Thursday, August 14, 2008
Hand Foot and Mouth Disease (HFMD)
My sister daughters, Amrina and Alia were diagnosed with hand, foot and mouth disease (HFMD) just after we had our trip at Malacca last week. Luckily Arif, Amirah (Hanim kids) and my kids didn’t have it. My sister was very worried and suspected the kids got it from the school friends. This was the 3rd time I heard (not hearsay) this outbreak. The first time was my classmate claimed that her child got the disease last month and this time my sister daughters. If I’m not mistaken, there was news relating to HFMD outbreak at the TTDI and the school was closed for one day.
Some info about HFMD:
Hand, foot and mouth disease (HFMD) is a human syndrome caused by intestinal viruses of the Picornaviridae family. The most common strains causing HFMD are Coxsackie A virus and Enterovirus 71 (EV71).
HFMD usually affects infants and children, and is quite common. It is moderately contagious and is spread through direct contact with the mucus, saliva, or feces of an infected person. It typically occurs in small epidemics in nursery schools or kindergartens, usually during the summer and autumn months. The usual incubation period is 3-7 days.
Symptoms of HFMD include:
• Sore throat
• Painful oral lesions
• Non-itchy body rash, followed by sores with blisters on palms of hands and soles of feet
• Oral ulcer
• Sores or blisters may be present on the buttocks of small children and infants
• Irritability in infants and toddlers
• Loss of appetite.
The common incubation period (the time between infection and onset of symptoms) is from three to seven days.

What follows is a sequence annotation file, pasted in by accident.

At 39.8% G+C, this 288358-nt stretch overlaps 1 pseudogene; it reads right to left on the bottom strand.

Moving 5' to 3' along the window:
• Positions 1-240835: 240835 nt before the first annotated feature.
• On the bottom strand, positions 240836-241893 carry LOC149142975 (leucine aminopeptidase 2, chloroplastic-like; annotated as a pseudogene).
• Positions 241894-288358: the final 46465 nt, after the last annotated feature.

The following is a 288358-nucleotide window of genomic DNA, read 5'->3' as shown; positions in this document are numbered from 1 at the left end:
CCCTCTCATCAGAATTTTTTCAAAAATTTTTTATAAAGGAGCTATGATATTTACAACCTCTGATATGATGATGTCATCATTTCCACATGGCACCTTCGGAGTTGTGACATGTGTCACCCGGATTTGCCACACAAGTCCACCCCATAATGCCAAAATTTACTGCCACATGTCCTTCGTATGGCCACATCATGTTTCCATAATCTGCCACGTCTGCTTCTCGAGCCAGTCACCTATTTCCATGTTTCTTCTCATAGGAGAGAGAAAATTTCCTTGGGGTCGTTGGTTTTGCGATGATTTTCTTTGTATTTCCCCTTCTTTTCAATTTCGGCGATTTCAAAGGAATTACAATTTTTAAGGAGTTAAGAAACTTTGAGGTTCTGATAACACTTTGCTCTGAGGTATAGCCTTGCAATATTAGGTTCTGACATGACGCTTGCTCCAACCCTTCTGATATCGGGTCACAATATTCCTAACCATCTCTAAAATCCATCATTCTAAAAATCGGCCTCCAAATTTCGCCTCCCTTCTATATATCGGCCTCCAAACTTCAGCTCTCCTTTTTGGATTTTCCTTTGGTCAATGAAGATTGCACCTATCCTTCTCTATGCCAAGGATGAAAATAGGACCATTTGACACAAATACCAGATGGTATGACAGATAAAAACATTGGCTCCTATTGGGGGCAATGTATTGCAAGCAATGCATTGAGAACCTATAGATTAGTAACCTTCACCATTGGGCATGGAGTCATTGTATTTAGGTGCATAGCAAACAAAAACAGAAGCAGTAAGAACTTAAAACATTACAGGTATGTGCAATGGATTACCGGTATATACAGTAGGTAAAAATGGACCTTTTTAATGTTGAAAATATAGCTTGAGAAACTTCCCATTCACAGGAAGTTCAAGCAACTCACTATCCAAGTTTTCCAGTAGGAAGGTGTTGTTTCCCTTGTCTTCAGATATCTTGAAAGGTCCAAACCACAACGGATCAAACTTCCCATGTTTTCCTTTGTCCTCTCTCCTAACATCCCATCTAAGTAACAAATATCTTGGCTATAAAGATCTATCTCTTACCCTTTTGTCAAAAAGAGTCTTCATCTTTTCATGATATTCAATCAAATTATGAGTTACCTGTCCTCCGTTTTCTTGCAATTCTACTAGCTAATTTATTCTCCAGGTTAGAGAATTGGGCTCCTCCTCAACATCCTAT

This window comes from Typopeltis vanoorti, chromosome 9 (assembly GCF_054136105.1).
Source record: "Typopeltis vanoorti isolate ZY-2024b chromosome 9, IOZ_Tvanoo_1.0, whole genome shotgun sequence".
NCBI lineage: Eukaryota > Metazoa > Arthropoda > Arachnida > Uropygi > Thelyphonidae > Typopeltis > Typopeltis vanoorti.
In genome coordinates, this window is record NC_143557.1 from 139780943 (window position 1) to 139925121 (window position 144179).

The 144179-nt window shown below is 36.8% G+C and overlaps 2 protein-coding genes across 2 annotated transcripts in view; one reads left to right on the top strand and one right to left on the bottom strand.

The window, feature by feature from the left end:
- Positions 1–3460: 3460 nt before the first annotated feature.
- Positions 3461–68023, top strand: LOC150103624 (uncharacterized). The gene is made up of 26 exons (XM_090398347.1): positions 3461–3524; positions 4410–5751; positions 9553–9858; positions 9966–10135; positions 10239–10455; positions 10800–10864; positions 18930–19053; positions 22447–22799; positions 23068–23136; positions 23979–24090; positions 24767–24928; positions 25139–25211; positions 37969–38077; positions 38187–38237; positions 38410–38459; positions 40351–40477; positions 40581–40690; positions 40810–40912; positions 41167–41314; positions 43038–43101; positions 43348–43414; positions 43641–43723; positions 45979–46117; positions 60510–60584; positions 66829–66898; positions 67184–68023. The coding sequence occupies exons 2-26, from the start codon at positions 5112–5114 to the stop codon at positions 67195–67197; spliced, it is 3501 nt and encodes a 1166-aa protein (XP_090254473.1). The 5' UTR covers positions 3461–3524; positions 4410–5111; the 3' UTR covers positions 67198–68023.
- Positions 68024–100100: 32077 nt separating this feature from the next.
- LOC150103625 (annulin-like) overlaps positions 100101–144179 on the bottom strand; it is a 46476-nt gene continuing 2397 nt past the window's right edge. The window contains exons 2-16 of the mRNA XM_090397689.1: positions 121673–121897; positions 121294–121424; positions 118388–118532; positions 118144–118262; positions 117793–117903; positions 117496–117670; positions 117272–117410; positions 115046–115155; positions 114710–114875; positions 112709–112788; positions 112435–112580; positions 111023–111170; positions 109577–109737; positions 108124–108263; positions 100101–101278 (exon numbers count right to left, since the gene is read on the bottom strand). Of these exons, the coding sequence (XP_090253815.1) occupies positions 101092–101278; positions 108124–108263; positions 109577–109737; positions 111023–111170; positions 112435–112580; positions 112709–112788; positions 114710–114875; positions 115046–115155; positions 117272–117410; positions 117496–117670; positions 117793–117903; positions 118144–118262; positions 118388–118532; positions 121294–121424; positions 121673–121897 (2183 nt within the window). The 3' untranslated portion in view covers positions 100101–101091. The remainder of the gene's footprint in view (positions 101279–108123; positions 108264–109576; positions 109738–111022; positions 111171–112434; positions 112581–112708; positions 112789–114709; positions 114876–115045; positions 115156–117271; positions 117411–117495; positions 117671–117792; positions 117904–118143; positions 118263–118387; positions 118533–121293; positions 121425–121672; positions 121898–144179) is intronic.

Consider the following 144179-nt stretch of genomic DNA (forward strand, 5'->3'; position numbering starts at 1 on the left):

Early symptoms are likely to be fever followed by a sore throat. Loss of appetite and general malaise may also occur. Between one and two days after the onset of fever, painful sores (lesions) may appear in the mouth and/or throat. A rash may become evident on the hands, feet, and occasionally the buttocks (but generally, the rash on the buttocks will be caused from the diarrhea.) Not all symptoms will be present in all cases.
There is no specific treatment for hand, foot and mouth disease. Individual symptoms, such as fever, lameness, and pain from the sores, may be eased with the use of medication. HFMD is a viral disease that has to run its course; many doctors do not issue medicine for this illness, unless the infection is severe. Infection in older children, adolescents, and adults is normally very mild and lasts around 1 week or sometimes more. Fever reducers will help to control high temperatures. Luke-warm baths will also help bring temperature down.
Only a very small minority of sufferers require hospital admission, mainly as a result of neurological complications (encephalitis, meningitis, or acute flaccid paralysis) or pulmonary edema/pulmonary hemorrhage.
Outbreak news 2008
An outbreak in China, beginning in March in Fuyang, Anhui, lead to 25,000 infections, and 42 deaths, by May 13th. Similar outbreaks were reported in Singapore (more than 2,600 cases as of April 20th, 2008), Vietnam (2,300 cases, 11 deaths), and Mongolia (1,600 cases).